The new Leap Motion device lets your devices "see" ten-finger motions in real-time 3-D. I see no published patent application yet, but the device is described on the website.

Microsoft has applied for a patent to use this kind of data to wave your hands and invoke software magic: US patent application 2012/0275686. This includes the use of wands in claim 20 and incantations in claim 5.

"Good Case": Say Microsoft has been busy making sure this device works seamlessly with Windows 8 PCs, phones, and tablets on a plug & play basis, shouldn't they be rewarded for their efforts?

"Bad Case": Say Microsoft still has nothing better in mind than use with the XBox 360 Kinect. Should they be allowed to prevent third party developers from integrating the Leap Motion device with Android Phones and iPads?

Reality may be somewhere in the middle. The Leap Motion device enables new ways to interact with our devices. What should it take to pass the "obviousness" hurdle when an O/S adapts to a newly invented device?

  • From claim 1 "an image data receiving engine configured to receive 3-D spatial image data associated with at least one arm motion of an actor based on free-form movements of at least one hand of the actor, based on natural gesture motions;" - I do not see any particular connection between this and any specific input device. It does not require resolution down to individual fingers or have any other limitation as to the way the 3D image data is initially captured. It appears to be about comparing movements to stored models to figure out what the person is trying to describe with their gestures.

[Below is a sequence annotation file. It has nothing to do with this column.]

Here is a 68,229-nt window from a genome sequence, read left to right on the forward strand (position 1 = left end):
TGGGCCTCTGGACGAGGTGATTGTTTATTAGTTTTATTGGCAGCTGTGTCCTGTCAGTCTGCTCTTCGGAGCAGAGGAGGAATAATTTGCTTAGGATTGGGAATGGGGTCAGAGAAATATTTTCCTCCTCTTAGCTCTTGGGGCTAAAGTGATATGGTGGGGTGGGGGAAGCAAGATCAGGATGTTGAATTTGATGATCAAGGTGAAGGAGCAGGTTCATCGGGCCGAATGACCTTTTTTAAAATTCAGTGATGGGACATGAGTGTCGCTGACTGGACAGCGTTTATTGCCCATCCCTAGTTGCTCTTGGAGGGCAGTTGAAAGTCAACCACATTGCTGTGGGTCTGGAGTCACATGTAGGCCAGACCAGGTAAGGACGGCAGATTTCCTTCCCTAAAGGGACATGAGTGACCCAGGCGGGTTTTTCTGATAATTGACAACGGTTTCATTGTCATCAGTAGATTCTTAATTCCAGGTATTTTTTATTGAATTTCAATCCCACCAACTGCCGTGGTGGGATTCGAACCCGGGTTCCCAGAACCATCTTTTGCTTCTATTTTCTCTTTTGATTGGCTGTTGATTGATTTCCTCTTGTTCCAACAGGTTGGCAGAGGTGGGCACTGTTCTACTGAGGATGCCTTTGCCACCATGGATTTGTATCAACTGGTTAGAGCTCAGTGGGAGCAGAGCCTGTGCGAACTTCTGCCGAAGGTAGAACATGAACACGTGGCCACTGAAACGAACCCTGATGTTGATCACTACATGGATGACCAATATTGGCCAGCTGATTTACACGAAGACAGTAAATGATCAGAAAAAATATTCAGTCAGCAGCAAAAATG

– George White
    Jan 17, 2013 at 20:32

1 Answer 1


Putting my comment in the form of answers to the three sentences with question marks:

shouldn't they be rewarded for their efforts.?

Yes and presumably they would be in increased sales and use by customers.

should they be allowed to prevent . . . ?

I'm not sure the basis of the should. Legally a patent owner can try to stop anyone from practicing the what is covered by a claim. In this case the patent is for a high-level interpretation of received arm and hand motion data. It is device independent. So it couldn't be used to stop all uses of any specific device.

what should the hurdle of obviousness be ?

Obviousness is not generally special-cased. Although maybe one way to think about it in this context is to differentiate between devices that provide new capabilities and those that do not. Some newly invented devices truly need correspondingly newly invented OS functions.

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